There are numerous ways to find blogging clients, including:
- Searching job boards and applying for openings.
- Searching for freelance job announcements on social media.
- Asking people you know about clients who might be looking for a blogger.
- Networking with other writers who can refer you to their clients or contacts.
- Cold calling businesses to see if they need a blogger.
- Using search engine optimization (SEO) tactics to get your site to rank on search engines.
- Researching who other writers are working for to see if they have another opening.
8. Develop a Schedule and Routine
One of the best things about being a freelance blogger is that you have the freedom to set your own schedule. Clients give you a deadline, and you can work whenever or wherever you want within that time frame.
Unfortunately for some bloggers, this is also one of the biggest downsides. To succeed as a freelance blogger, you have to be incredibly self-motivated. That’s where outlining a schedule and developing a routine comes in handy.
I personally work from 8:00 a.m. to 3:00 p.m. most days because that’s when my husband is at work. It’s also when I’m most productive. By having this routine down, I always know how much time I have to dedicate to work, and it keeps me motivated.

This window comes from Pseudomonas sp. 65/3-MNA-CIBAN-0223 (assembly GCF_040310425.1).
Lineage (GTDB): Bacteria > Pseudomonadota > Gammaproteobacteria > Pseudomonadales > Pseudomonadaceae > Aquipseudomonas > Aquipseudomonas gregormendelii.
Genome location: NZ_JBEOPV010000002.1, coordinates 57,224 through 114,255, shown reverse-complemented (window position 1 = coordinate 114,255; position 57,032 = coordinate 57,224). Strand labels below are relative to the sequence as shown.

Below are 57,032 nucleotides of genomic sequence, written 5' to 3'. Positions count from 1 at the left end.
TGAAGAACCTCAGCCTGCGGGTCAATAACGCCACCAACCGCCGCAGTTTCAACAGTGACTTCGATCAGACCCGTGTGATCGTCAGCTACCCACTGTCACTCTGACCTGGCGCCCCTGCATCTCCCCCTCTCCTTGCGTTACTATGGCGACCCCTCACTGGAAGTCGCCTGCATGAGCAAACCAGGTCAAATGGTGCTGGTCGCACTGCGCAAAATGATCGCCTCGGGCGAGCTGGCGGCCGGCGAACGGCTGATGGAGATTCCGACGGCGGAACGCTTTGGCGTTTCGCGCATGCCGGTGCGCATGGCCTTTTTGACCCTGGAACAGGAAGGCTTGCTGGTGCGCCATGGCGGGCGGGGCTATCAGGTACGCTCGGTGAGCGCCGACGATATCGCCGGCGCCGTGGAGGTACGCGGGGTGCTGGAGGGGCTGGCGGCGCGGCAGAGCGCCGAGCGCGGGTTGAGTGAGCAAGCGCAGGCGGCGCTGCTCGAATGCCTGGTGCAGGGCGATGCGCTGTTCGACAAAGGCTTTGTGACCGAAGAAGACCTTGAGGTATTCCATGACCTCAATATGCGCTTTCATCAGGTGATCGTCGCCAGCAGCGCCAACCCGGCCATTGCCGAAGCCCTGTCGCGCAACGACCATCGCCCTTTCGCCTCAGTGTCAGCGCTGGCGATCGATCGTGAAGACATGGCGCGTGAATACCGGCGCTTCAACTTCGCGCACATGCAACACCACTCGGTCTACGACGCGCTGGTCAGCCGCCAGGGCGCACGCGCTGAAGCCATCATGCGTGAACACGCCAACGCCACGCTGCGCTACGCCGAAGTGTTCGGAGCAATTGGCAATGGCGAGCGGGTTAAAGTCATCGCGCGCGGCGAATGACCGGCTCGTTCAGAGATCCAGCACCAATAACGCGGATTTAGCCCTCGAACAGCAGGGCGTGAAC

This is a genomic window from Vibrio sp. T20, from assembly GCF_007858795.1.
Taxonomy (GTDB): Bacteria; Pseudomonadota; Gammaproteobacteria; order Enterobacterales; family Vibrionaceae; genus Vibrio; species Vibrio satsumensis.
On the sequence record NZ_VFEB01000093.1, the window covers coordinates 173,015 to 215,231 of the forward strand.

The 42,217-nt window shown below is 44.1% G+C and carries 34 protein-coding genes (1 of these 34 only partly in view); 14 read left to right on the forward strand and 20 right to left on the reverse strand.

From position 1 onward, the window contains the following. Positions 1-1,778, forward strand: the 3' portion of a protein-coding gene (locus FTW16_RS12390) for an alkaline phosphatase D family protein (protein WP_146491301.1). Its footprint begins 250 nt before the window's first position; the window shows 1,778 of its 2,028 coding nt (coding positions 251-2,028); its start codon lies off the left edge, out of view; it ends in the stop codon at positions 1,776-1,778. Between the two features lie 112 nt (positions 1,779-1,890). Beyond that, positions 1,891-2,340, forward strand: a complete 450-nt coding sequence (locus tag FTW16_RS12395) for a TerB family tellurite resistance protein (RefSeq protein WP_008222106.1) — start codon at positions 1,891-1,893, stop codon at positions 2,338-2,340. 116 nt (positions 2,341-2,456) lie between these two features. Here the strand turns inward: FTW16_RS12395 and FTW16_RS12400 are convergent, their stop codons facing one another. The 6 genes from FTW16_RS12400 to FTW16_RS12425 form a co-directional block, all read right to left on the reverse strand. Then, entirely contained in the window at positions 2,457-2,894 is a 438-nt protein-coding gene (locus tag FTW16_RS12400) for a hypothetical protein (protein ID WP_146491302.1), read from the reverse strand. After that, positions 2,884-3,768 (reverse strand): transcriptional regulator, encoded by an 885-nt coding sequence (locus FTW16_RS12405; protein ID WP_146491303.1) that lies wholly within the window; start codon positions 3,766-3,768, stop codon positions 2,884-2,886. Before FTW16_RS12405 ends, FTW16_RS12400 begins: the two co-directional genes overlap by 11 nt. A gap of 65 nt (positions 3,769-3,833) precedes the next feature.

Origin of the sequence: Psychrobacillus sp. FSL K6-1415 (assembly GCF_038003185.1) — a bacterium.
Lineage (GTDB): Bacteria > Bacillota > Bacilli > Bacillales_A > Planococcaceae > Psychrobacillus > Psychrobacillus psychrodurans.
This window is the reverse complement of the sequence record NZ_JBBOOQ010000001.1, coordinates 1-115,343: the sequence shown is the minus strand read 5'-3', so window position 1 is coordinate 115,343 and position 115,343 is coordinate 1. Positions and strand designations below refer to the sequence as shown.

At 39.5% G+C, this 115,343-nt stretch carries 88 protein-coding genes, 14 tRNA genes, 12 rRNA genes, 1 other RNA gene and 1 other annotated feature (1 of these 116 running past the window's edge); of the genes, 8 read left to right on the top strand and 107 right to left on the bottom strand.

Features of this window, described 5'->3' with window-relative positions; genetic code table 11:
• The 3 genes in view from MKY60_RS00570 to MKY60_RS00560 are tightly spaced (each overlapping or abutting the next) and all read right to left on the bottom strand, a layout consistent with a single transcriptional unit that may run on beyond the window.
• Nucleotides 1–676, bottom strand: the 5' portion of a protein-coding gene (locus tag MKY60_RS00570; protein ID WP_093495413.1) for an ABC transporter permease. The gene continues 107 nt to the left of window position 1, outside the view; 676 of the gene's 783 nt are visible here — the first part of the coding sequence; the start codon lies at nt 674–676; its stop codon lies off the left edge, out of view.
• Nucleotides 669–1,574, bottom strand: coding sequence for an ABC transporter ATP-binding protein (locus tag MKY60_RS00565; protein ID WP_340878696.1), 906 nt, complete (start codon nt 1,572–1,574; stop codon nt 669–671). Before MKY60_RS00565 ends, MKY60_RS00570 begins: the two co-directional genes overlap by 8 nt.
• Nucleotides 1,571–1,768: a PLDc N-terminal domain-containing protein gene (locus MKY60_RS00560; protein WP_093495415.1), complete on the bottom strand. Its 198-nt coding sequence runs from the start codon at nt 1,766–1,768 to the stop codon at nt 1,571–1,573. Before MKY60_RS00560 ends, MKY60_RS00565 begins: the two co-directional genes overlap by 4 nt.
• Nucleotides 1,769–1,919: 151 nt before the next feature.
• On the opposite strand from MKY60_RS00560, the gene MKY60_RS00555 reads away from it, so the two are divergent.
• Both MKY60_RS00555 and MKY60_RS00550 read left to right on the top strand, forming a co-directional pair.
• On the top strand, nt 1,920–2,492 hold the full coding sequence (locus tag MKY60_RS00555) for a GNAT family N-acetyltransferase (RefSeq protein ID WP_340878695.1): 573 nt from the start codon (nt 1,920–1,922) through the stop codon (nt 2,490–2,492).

That said, I also outline my client work, due dates, and daily task list through Trello. Figure out a routine and scheduling strategy that works for you, and you’ll have a much better chance at succeeding as a freelance blogger.
9. Consider Ways to Diversify Your Income
I mention diversifying your income not because you need to do so in order to make a living as a freelance blogger but because as a freelance blogger, you have the skills and resources to do it. You can use the freelance blogging platform you’ve built to succeed at other opportunities.
For example, many freelance blogging clients also need a social media manager. You could bundle your services and do both. Or if you’ve built your own successful blog, you could start making money with affiliate marketing.
Diversifying your income means creating multiple revenue streams for your business. It can mean taking on several different clients so your money is coming from several sources, or it can mean offering another service.
For me personally, I’m a fiction writer in addition to a freelance blogger. Over the last couple of months, my books have become more popular, and I’ve started making money from them. This is just one example of an alternative revenue stream.
Other ideas include:
- Writing an eBook
- Developing an online course
- Offering design services
- Doing other types of writing
- Becoming an affiliate marketer
- Becoming a freelance editor
10. Continue Learning
The key to ongoing success as a freelance blogger is to never stop learning. The field is constantly changing, and it’s changing fast. To keep up with the industry and to always put your best foot forward with your clients, never assume your writing talents or knowledge has peaked. Continue to follow writing and marketing blogs, stay engaged in the community of other writers, or consider training opportunities.
I hope you will take these ideas and use them to succeed as a freelance blogger. Have more questions on getting started? Feel free to leave a comment or contact me with your questions.